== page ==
Can tech-challenged countries leapfrog to 3D printing?
Undoubtedly, manufacturing is the old guard of the economy. For a country, it is either you manufacture or you perish; meaning your economy will suffer and you will forever be vulnerable as you depend on others to meet your basic needs. While countries like the United States and many in Europe possess a spectrum of knowhow that inched them into the arena of civilization, Asian countries - exemplified by Japan and South Korea - have earned the title of being developed based mostly on their country’s manufacturing prowess. Even China, the notoriety it has acquired in the past decade has been rooted in the country’s strategic focus on manufacturing. So, manufacturing is serious matter.
As pointed out in a previous article in this column, the most distinctive feature of 3D Printing is that it is an additive manufacturing process. This is unlike injection or compression moulding of plastics or the casting of metals. In these processes, you fill a cavity in the shape of the build material with the flowing form of the material, followed by cooling and solidification. In subtractive manufacturing, which is a common traditional manufacturing process, you start out with a block of the build material, and systematically remove (subtract) parts in order to arrive at the desired shape of your object. On the other hand, 3D Printing builds parts up additively, layer by layer, using a variety of ways that depend on the particular process used. Furthermore, traditional production systems often require expensive tooling, fixtures, and the need to assemble parts. Subtractive processes lead to significant waste of materials.
3D printing, which was conceived in the early eighties, started out as a prototyping method; or, more specifically, as a Rapid prototyping method. This involves rapidly producing - often geometricallyscaled down replicas (prototypes) of an object (in a rapid fashion) that allows you to carry out many iterations until the process is perfected and the actual object can be built.
Additive manufacturing (AM), which, as alluded to above, refers to the common technique used in 3D printing wherein the parts are successively (additively) layered, started with the manufacturing of complex plastic parts, but it has now been extended to the fabrication of intricate metal parts. The attractiveness of AM includes the automation, with the specific advantage that you do not need to have any real skills in manufacturing processes before you build your parts. The technique is quite amenable to high speed fabrication and the ability to fabricate complex parts. It requires that computeraided drawing of the part, generated using computer-aided design (CAD) tools such as AutoCAD, NX, and Pro-Engineer, be fed into computercontrolled fabrication machines, which automatically fabricate the physical component using the information contained in the digital file.
So far-along is 3D printing that the United States Navy is 3D-printing submersible vehicles. Andrew Liptak describes this in his 29 July 2017 article, saying that: “Militaries around the world have eyed 3D printing as a cost and time-effective resource for future missions, whether it’s printing up replacement parts for warplanes, grenade launchers, or meals for soldiers.”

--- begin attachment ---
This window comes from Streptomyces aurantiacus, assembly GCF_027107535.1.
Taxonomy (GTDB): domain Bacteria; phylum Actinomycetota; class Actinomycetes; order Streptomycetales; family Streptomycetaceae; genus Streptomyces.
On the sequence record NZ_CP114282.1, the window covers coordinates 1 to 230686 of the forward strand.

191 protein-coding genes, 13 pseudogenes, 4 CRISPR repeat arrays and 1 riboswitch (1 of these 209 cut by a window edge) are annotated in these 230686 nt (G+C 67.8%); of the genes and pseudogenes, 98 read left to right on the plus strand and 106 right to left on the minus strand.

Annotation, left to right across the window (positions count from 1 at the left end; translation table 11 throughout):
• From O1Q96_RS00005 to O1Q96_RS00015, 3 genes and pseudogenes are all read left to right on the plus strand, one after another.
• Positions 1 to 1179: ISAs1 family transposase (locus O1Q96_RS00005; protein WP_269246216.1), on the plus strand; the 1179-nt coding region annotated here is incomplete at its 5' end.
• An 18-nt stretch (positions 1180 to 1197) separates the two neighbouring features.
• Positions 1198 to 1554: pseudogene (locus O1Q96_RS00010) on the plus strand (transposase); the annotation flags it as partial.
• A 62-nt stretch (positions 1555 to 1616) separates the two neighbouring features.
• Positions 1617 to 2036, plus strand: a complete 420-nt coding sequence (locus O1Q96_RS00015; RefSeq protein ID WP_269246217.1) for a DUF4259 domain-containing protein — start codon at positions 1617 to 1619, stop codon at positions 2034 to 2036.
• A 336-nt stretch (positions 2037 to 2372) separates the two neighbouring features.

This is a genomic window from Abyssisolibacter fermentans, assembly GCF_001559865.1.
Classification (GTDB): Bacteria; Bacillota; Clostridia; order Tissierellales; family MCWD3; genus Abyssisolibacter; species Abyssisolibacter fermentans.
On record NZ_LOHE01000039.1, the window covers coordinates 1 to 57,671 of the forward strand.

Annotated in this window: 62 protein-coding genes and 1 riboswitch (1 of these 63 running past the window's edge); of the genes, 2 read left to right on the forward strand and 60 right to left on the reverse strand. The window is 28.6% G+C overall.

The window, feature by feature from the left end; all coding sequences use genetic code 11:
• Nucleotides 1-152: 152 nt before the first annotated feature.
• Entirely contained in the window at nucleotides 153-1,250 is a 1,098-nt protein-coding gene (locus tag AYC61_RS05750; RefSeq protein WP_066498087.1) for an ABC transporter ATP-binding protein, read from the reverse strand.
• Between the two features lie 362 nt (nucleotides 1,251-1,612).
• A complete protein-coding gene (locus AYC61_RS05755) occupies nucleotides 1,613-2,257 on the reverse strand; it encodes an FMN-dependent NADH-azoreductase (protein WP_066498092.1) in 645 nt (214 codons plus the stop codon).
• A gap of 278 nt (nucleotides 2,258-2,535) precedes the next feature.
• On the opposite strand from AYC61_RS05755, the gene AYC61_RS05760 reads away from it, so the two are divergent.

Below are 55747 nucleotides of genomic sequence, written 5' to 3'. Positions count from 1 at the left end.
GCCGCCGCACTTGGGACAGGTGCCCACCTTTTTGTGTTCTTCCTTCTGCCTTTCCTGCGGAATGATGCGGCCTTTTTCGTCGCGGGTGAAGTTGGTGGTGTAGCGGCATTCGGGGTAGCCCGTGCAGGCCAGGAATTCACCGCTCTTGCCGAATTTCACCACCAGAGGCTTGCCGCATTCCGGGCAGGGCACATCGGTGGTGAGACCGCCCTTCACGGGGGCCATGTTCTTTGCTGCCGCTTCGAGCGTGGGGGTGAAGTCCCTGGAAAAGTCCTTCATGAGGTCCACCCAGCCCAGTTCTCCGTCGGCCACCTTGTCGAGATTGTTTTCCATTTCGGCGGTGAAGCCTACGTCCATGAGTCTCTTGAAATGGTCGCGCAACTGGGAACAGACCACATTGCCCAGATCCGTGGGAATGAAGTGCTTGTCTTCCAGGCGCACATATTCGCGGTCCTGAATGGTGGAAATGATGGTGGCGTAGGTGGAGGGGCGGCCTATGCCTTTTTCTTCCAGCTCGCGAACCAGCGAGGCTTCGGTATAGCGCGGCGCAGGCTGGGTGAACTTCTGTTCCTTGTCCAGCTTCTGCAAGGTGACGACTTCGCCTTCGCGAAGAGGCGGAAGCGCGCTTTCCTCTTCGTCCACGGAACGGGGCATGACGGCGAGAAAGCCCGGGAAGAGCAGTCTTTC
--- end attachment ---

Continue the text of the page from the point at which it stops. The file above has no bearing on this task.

The Navy team that is building up the sea vehicles reportedly began their work in August 2016, using a “massive industrial 3D Printer called Big Area Additive Manufacturing (BAAM) to manufacture six carbon fibre sections, which were then assembled into the 30 foot long vehicle.” According to Liptak, the team was given four weeks to develop the hull, spending the first week designing it, and began printing the components a week later. It’s now the Navy’s largest 3D printed asset. Liptak, quoting the US Department of Energy, says that a traditional hull “ranges from $600,000 to $800,000 and typically takes 3-5 months to manufacture,” while this 3D-printed version was 90 percent cheaper and was produced within “a matter of days.” The value of fast turnaround cannot be underestimated, especially in military matters. Note, however, that the fabricated vehicle alluded to in this article is not a working machine, but rather a proof-ofconcept; but the team is reportedly on its way to printing up a second, watertight version of the submarine that will undergo practical water testing, with “fleet-capable prototypes” that could potentially be introduced for use as early as 2019.
Obviously, poor and emerging countries wouldn’t be focusing on the 3D printing of military arsenals, but will be expected to rather focus on more existential objectives. Moreover, the tech-challenged countries of the world have not mastered the more traditional manufacturing processes. The question then is whether or not they can just leapfrog to advanced manufacturing using AM, without making up for the deep slack in the traditional, high-skill-demanding manufacturing processes. It seems this is a possibility, particularly if the AM technique is developed to perfection, rendering the manufacturing of virtually any mechanical part a “black box” operation. Poor and emerging countries have leapfrogged before; for example, on telephony and smart devices. That is, virtually everyone in most African countries has a cell phone today; whereas the technology of landline telephony in those countries is far from being well developed.